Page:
The only way for the Nuggets to fall from fourth would be if they lost their four remaining games and the Dallas Mavericks won their final five contests because the Mavericks have the tiebreaker since they won the season series. On the more realistic end of the spectrum, Denver sits just 1.5 games back of the Los Angeles Clippers, who occupy the third seed in the West. The Nuggets won their season series against the Clippers, meaning they’d finish in third if the two teams ended the regular season with the same record.

There’s a bevy of questions surrounding Porter’s recent play that need to be asked but cannot get answered at the moment. That starts with whether this is anything more than a hot streak. While it’s impossible to say definitively, it’s reasonable to believe Porter can consistently and efficiently produce about 25 points per game. He was the second-ranked high school prospect in 2017 and entered his freshman year at Missouri firmly in the mix for the top pick in the 2018 NBA draft. That was thanks in large part to his offensive prowess as a 6-10 wing with a smooth shot that’s nearly impossible to block because of the elevation he gets when he shoots. 

A back injury cost him all but 53 minutes of his collegiate career and caused him to fall to the 14th pick in the draft. He ended up in an ideal landing spot, going to a well-run organization that’s also well aware of its barren track record luring star players looking to change teams, making it vital for the Nuggets to hit on their draft picks. 

Porter’s first year in the NBA was exclusively dedicated to the rehab process and doing everything possible to ensure he can have a long, healthy and productive career. Last season, finally getting a chance to play, he showed off the tantalizing talent that made him a top prospect but only took seven shots per game while trying to fit in alongside Nikola Jokic, Murray, Paul Millsap and Jerami Grant.

More experience, including battling against the Los Angeles Lakers in the Western Conference Finals, an offseason, albeit a truncated one, to prepare for a more substantial role with Grant joining the Detroit Pistons and Millsap turning 36 this year, helped propel Porter.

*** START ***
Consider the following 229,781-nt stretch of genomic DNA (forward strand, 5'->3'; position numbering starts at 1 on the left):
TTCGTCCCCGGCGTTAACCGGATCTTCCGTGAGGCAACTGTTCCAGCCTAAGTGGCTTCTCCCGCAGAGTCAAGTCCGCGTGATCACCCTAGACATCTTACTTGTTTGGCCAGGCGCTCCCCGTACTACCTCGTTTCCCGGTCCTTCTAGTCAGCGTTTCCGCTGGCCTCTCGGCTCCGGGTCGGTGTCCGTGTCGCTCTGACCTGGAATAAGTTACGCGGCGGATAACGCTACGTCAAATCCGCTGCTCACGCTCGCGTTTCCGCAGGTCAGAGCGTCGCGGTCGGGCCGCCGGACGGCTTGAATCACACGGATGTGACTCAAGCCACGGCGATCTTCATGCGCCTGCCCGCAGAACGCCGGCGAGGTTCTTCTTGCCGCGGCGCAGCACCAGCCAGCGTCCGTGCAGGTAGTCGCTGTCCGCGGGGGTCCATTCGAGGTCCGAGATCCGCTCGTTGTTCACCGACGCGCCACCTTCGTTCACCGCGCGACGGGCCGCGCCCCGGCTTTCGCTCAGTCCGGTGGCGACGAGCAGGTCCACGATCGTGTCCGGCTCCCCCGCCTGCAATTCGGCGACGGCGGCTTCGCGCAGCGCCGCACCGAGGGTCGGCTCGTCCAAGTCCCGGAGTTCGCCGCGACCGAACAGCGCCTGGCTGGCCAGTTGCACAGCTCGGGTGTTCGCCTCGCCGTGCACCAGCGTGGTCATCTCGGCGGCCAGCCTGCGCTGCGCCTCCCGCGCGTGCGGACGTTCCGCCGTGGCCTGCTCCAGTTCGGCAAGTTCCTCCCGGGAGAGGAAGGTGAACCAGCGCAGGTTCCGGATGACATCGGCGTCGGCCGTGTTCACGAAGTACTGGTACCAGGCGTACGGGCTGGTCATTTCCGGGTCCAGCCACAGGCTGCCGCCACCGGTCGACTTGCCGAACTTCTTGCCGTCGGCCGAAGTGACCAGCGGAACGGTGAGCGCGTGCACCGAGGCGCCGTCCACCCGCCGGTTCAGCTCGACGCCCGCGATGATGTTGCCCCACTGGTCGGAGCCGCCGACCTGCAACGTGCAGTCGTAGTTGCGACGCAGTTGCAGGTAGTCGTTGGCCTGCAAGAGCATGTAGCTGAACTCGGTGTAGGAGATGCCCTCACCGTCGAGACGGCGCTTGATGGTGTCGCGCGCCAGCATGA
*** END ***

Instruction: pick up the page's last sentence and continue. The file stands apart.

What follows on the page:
But for the Nuggets, before Murray’s injury, the perception was that even though they weren’t the favorites to come out of the Western Conference, they were a legitimate title contender. How far can they go if Porter’s consistently contributing about 25 points and over six rebounds per game while effectively playing the role of a second star alongside Jokic? 

It seems fair to cross Denver off the list of title contenders. But, if Porter continues to capably play the role of a second star alongside Jokic when doing so becomes more challenging in the postseason, the Nuggets can advance past a team like the Mavericks or Portland Trail Blazers. And at a minimum, they’d have the ability to make life difficult for whoever they had to face in the second round of the playoffs.

Unfortunately, the timing of Murray’s ACL tear, which happened in mid-April, means there’s a legitimate possibility he misses all of next season. Denver’s increased reliance on Porter is already allowing a young player with All-NBA potential to take on a role that’s closer to the one he’s assumed his whole life before making it to the sport’s highest level. If the Nuggets are counting on him to be the second-best player on a highly competitive team in the Western Conference next season, it’ll be fascinating to see what heights he reaches and how far they’re able to go as a team.

Theoretically, Porter’s growth could make it difficult for Denver to reacclimate Murray. But given Jokic’s unselfish style of play, there’s room for both of them to be satisfied by the volume of shots they’re getting. Unfortunately, the Nuggets have to wait, potentially another season, but Jokic is 26-years-old, Murray 24, Porter 22. When Denver has their Big Three back together, they could be far more potent while still being able to enjoy a lengthy run as legitimate title contenders.

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NBA Daily: D’Angelo Russell Back on Track

D’Angelo Russell lost much of the 2020-21 season to injury. Drew Maresca explains why his return will surprise people around the league.



D’Angelo Russell was traded to the Minnesota Timberwolves last February, just before the COVID-19 pandemic shut down the entire season. But we’ve yet to see what Russell can really do in Minnesota.

The Timberwolves acquired Russell in late February in exchange for a future first-round pick – which transitions this season if they pick later than third – a 2021 second-round pick and Andrew Wiggins.

Sidenote: For those keeping score at home, the Timberwolves currently have the third-worst record in the league with five games remaining. It would behoove Minnesota to lose as many of their remaining games as possible to keep their 2021 pick. If the pick does not transition this season, it becomes unrestricted in 2020.